GE2017: Biblical priorities in voting

When it comes to a matter of public policy, Christians have to assess biblical priorities. We can distinguish those political issues on which the Bible is absolutely clear from those where the Bible is not clear.

The Bible is not clear on how to improve access to GPs’ surgeries or the most appropriate level of university tuition fees. To decide on these issues involves a detailed assessment of the facts and the exercise of judgment based on experience. Many situations we encounter in ordinary life are at this level and so are many political issues.

But at the other end of the spectrum the Bible is “clear, direct, and decisive” about a whole host of political issues. For example, a vote for abortion or euthanasia is a vote to break the sixth Commandment on the law of murder (Exodus 20:13). These are the kinds of issues that we focus on in this briefing – straightforward matters of right or wrong.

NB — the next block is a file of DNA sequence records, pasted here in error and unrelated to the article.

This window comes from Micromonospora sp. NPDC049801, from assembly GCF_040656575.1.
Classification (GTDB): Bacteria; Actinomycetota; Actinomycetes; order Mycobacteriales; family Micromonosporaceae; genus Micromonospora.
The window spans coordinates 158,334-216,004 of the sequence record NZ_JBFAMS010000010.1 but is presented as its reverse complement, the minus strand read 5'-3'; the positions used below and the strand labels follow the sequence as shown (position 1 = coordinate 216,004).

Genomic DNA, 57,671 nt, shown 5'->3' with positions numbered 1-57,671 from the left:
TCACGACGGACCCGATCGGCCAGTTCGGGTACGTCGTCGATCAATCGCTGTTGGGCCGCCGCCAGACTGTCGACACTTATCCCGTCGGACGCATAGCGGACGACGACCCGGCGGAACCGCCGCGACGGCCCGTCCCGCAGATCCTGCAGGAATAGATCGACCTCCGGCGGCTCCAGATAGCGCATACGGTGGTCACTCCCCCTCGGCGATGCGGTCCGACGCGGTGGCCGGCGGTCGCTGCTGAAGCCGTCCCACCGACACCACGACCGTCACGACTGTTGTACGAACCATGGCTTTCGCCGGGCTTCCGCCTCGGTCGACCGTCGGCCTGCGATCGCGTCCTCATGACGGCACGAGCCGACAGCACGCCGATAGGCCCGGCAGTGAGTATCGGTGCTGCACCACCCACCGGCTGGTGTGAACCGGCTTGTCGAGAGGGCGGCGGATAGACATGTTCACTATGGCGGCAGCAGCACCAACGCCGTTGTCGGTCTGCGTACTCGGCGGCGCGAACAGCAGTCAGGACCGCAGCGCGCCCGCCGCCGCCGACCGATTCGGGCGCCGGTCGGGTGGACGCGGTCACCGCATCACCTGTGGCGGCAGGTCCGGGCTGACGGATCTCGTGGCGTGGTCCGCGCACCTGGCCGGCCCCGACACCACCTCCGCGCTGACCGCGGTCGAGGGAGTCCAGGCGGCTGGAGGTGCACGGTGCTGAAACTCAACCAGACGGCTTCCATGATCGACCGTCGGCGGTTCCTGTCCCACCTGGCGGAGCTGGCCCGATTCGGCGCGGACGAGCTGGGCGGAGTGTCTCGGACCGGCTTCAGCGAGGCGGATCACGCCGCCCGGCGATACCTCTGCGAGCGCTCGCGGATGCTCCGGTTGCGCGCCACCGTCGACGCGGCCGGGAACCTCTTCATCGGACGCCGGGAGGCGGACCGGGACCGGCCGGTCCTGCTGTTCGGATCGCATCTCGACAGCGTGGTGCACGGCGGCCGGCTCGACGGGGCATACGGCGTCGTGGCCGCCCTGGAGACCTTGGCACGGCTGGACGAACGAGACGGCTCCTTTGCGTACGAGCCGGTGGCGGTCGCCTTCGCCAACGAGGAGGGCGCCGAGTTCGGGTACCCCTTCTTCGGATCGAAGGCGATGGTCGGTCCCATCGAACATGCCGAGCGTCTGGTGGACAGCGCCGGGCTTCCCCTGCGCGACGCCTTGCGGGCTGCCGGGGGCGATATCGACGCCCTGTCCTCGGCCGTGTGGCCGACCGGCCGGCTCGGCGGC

Archbishop William Temple famously used the analogy of an engineer who wants to build a bridge. Christians can preach ‘make a safe bridge’ – that’s a clear moral principle, but it’s up to engineers to come up with the particular design.

There is a very large proportion of political issues where making a Christian judgment depends on the wise assessment of several biblical principles. This can result in Christians arriving at different conclusions. For example, we know for certain that the state has a right to levy taxes (Romans 13:7). But Christians who hold to biblical truth can legitimately disagree on the level of individual taxes.